- As Instagram Direct users steadily grow, so do the features they can use. The ‘gram gave its DM’s an upgrade by adding disappearing photos and videos to the same stream as texts and re-shares. Sounds a lot like another platform … (hint: ghost icon). Users can replay these videos and photos once, and now, everything is all in one place.
- What it means for brands: This compilation of everything Instagram Direct means that the platform is even easier to use, which means grammers will be double tapping more often. Consider divvying up your social budget with a little extra love for Instagram and see how it goes – depending on your audience, you’ll learn if Snapchat or Instagram is the better platform for your brand’s presence.
(via Social Media Today)
Businesses Can Now DM Twitter Users and Ask for Their Locations
- Twitter is helping brands everywhere (who are part of the private Beta test) reach more consumers by sliding into their DM’s. Via Direct Message, brands can ask users to share their location and if a user chooses to accept this location request, brands can provide more detailed customer service support and suggestions. Users can ignore the request if they choose, or share their actual location or rather choose from a provided list of locations if they don’t want to be specific. Among those brick-and-mortars that are part of the Beta, both TGI Fridays and Wingstop are using this location request and share feature to help users find the closest locations and make reservations and food orders.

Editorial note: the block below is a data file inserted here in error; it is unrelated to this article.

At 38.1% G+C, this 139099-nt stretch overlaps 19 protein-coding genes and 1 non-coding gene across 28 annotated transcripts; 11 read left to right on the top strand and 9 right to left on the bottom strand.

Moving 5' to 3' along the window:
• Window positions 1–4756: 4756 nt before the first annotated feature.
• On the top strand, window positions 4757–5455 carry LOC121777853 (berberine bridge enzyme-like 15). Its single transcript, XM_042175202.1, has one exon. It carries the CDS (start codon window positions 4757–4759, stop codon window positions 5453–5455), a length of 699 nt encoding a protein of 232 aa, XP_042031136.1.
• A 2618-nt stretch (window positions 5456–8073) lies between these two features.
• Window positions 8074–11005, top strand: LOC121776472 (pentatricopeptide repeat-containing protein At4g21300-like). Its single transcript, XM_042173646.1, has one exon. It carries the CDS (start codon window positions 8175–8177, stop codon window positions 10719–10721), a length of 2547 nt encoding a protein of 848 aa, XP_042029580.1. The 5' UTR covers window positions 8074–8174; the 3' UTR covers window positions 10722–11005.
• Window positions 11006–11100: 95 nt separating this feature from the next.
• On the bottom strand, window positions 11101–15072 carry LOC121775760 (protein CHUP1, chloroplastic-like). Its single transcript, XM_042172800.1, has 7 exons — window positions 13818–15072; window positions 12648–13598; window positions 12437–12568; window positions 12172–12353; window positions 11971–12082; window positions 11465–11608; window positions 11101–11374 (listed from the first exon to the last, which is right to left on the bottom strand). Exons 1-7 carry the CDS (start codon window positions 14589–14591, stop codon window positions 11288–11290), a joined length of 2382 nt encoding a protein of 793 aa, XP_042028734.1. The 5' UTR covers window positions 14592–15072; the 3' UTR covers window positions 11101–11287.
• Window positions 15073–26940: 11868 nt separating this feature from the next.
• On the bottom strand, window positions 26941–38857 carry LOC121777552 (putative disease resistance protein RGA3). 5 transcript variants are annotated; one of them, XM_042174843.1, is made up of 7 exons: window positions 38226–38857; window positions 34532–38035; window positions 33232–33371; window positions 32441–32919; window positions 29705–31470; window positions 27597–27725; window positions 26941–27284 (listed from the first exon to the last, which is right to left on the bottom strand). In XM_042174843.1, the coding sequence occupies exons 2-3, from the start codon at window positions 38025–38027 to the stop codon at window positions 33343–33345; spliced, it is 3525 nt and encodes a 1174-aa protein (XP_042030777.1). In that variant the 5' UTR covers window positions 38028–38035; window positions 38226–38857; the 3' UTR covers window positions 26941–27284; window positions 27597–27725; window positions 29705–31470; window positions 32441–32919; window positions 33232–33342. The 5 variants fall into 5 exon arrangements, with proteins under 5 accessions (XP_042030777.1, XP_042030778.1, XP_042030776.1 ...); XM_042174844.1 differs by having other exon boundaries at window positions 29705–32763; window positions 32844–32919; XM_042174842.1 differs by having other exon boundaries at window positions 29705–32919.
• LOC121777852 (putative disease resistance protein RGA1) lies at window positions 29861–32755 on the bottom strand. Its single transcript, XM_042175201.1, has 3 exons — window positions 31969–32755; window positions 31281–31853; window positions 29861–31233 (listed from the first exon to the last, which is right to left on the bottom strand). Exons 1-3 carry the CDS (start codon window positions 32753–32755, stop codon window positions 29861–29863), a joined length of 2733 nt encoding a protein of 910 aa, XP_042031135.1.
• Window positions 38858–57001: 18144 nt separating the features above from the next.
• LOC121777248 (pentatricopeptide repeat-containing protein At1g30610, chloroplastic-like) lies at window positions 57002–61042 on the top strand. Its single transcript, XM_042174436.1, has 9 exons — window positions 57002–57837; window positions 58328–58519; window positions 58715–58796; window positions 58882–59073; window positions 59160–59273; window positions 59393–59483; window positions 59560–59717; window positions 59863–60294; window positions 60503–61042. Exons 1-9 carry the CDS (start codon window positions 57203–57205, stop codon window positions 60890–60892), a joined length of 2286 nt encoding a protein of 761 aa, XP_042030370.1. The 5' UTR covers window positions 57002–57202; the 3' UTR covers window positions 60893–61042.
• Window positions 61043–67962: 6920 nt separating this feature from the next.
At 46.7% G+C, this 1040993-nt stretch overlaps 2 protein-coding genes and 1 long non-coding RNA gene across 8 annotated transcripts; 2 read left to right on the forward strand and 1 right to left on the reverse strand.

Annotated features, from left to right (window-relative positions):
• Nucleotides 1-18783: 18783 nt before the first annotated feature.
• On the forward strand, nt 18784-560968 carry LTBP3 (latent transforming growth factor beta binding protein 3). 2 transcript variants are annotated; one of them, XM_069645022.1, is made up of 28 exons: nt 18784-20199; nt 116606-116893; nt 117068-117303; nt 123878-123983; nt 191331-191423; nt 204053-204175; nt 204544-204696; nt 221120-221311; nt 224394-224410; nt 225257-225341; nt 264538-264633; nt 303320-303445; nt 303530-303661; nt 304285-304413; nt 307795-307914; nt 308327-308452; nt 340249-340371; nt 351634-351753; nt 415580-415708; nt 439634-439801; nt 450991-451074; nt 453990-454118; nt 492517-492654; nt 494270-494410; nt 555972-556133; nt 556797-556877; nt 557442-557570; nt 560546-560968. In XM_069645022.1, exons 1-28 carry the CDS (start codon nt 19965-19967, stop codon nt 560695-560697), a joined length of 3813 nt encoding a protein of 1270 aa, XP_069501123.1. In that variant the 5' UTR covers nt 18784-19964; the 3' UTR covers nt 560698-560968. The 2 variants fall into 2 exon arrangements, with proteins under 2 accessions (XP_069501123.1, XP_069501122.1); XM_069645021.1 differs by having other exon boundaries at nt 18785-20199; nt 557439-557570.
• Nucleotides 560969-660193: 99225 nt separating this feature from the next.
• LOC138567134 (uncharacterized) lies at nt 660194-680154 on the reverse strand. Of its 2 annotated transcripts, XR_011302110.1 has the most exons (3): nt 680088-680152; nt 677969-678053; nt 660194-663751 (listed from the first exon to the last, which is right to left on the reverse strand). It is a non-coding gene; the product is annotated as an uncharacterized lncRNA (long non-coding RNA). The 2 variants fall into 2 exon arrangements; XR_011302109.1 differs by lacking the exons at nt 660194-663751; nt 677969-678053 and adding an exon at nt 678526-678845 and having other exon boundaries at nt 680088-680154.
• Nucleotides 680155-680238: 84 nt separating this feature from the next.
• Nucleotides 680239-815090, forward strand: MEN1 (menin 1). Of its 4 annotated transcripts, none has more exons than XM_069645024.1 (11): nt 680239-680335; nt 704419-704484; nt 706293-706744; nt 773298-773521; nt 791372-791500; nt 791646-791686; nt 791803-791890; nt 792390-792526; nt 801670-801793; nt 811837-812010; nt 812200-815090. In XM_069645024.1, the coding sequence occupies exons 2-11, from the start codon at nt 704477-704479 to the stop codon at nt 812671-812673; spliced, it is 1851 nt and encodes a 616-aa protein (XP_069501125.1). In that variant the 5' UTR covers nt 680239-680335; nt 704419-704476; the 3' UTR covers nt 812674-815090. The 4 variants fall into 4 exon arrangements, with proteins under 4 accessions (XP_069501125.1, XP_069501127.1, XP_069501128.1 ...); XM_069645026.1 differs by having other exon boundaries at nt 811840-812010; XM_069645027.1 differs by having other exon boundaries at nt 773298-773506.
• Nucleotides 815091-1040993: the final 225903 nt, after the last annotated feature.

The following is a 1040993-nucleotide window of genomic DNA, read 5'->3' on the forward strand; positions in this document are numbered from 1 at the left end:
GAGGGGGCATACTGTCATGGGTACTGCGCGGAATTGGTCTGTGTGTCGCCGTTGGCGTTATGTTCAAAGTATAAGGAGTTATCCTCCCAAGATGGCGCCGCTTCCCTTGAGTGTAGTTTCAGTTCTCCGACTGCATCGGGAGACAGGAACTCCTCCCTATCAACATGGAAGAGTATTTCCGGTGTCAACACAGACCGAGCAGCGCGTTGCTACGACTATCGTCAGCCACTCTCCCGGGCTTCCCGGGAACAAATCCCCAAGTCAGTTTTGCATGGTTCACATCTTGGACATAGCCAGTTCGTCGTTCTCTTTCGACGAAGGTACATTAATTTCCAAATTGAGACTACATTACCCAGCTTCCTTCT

- What it means for brands: Before this feature is more widely available, it’s important brands determine what data they want to gather so that they can most strategically use this tool. Is your objective brand awareness, store visits, or both? This will help drive your messaging and help you meet your brand objectives. Twitter Group Product Manager, Eric Cairns, says, “Now that businesses can easily incorporate location sharing into their customer experiences, expect to see other innovative location-aware use cases in Direct Messages.” This is a great gift from the Twitter gods. Be on the lookout.
LinkedIn Launches Lead Generation Forms
- First world problem LinkedIn is fixing: “It’s so hard filling in an ad-generated form on the newest version of my smartphone.” However, users failing to fill in forms does indeed affect paid content performance, so I’ll stop being so sassy. The new lead generation form feature replaces the hardship of filling out forms by auto-filling with users’ LinkedIn profile information. While it may not seem like that big of a deal, consider two things: 80% of users who engage with Sponsored Content do so at their fingertips and this new feature eliminates users from inputting false information, ultimately leading to higher quality leads.
- What it means for brands: Higher quality leads equals a better understanding of your audience. A better understanding of your audience equals an opportunity to tailor your content towards those who are interest and interacting with your brand.
(via Search Engine Journal)